Okay, I'm back at it with a little lighter headache LOL

My goal: 380-400 watts on 3S spinning an 11x5.5 prop max 30-32 Amps with roughly 10,000-11,000 RPM 75 to 80 grams!

My configuration: dLRK with a Wye termination
14 turn single strand 22g

I have my stator cleaned up and I plan on insulating this evening!

Do I sound close? :blah:

Hughes500e
08-15-2009, 04:35 AM
SO, I think I may have went wrong with the above, I divided the Delta wind by 1.7 to come up with the turns for the Wye termination?

I think I may have to multiply the delta turns by 1.7 to get the correct tpt for the star configuration? This will leave me unable to wind the needed turns for the above specs! I believe I am seeing the needed and thus adopted multistrands!

Headache is coming back LOL

kyleservicetech
08-15-2009, 04:38 AM
SO, I think I may have went wrong with the above, I divided the Delta wind by 1.7 to come up with the turns for the Wye termination?

I think I may have to multiply the delta turns by 1.7 to get the correct tpt for the star configuration? This will leave me unable to wind the needed turns for the above specs! I believe I am seeing the needed and thus adopted multistrands!

Headache is coming back LOL


Or, make the wire strands extra long, and try both the Delta and "Y" connections and use the version you like best. I've actually done this. From what I've read, if you go Delta, the number of turns on each leg is more critical. If you are off a turn or two, it might cause problems.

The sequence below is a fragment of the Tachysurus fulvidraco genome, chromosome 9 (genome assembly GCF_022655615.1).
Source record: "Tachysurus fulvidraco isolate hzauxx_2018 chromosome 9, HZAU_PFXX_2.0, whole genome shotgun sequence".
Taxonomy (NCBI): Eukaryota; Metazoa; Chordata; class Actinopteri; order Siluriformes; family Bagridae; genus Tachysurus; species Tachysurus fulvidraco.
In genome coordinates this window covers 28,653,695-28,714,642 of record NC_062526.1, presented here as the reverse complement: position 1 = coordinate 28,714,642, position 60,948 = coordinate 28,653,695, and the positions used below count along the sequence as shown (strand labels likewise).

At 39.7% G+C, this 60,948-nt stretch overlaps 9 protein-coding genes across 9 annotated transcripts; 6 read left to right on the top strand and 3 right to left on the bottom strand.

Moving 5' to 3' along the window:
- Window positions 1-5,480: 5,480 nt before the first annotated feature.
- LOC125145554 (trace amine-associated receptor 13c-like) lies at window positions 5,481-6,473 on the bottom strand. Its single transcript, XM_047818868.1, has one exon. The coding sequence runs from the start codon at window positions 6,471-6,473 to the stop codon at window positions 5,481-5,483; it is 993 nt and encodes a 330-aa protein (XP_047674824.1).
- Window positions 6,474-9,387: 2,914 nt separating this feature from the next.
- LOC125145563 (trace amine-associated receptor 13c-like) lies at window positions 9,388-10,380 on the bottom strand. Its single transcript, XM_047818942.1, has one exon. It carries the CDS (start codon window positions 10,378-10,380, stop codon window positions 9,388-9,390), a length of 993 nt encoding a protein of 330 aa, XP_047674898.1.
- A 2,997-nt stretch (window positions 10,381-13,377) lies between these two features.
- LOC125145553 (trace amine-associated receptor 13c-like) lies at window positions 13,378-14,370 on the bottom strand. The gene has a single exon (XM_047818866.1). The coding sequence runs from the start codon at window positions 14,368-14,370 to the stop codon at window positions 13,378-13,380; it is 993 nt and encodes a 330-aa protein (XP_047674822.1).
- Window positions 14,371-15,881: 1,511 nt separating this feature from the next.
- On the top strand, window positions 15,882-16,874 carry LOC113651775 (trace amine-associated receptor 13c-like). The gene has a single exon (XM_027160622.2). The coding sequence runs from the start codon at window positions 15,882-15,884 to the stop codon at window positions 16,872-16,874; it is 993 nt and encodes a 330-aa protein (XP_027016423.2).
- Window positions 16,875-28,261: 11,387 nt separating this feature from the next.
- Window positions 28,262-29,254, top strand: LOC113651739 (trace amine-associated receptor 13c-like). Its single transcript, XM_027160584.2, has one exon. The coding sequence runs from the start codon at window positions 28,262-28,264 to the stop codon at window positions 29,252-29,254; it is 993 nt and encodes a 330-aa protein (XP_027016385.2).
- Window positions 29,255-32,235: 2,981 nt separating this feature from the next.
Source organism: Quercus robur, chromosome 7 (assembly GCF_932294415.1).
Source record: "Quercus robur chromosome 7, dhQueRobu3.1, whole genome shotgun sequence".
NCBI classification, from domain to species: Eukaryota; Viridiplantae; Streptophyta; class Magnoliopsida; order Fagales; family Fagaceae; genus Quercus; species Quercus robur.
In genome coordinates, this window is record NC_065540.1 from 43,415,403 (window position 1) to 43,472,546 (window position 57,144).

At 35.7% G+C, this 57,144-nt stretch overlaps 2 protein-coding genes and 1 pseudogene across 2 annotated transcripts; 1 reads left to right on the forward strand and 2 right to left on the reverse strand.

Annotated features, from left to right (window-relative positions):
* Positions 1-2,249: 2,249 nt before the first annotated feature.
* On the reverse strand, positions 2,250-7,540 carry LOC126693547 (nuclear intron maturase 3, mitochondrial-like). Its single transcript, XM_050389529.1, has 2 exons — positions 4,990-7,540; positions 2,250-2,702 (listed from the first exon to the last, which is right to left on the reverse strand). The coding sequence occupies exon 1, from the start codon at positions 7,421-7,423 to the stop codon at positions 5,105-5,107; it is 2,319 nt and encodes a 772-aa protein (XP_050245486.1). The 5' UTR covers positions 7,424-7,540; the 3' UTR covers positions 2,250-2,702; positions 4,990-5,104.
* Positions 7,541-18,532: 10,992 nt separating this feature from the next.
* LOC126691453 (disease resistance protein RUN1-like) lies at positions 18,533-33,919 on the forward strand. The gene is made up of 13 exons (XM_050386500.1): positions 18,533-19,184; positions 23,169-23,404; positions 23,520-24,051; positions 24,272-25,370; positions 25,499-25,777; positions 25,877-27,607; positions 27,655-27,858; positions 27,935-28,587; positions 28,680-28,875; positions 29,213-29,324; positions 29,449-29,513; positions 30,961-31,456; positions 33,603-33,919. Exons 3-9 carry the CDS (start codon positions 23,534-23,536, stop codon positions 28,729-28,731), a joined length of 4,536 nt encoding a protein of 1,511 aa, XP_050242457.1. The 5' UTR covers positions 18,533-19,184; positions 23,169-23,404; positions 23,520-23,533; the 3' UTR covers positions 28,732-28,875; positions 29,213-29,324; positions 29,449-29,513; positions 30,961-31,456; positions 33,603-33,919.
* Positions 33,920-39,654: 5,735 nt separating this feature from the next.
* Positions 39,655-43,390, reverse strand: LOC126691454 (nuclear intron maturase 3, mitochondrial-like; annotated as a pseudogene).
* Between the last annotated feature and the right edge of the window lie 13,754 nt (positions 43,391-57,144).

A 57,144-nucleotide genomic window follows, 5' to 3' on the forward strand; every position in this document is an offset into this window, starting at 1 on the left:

Hughes500e
08-15-2009, 05:17 AM
Granted but the end result still won't be the desired watts with less weight if my windings are wrong! I'm still going to play :tc:

Hughes500e
08-15-2009, 08:03 AM
Paint is dry, stator looks quite nice!
First pole, managed 12 turns, 2nd pole two cuts on one finger, one cut on another and I can barely wrap 11 turns LOL. LRK you say :p>

I'm going to try for 10 turns and see if I can finish all 3 phases and gain a spinning motor.............

Hughes500e
08-15-2009, 08:59 AM
Done for now, I managed to take a picture of my progress!
I left the wires long so I can play with the termination. I know I won't get what I'm after but it's fun nonetheless!

It does look better in person LOL

Hughes500e
08-15-2009, 09:42 AM
I just couldn't put it down! It's not the prettiest but it looks to be proper!
I just have to terminate it and do some tests!

I couldn't possibly be successful, we'll see ????

phupper
08-15-2009, 10:24 AM
"I have read a recipe such as #22- 7 TPT-DLRK-14 turn- 25 AMP etc"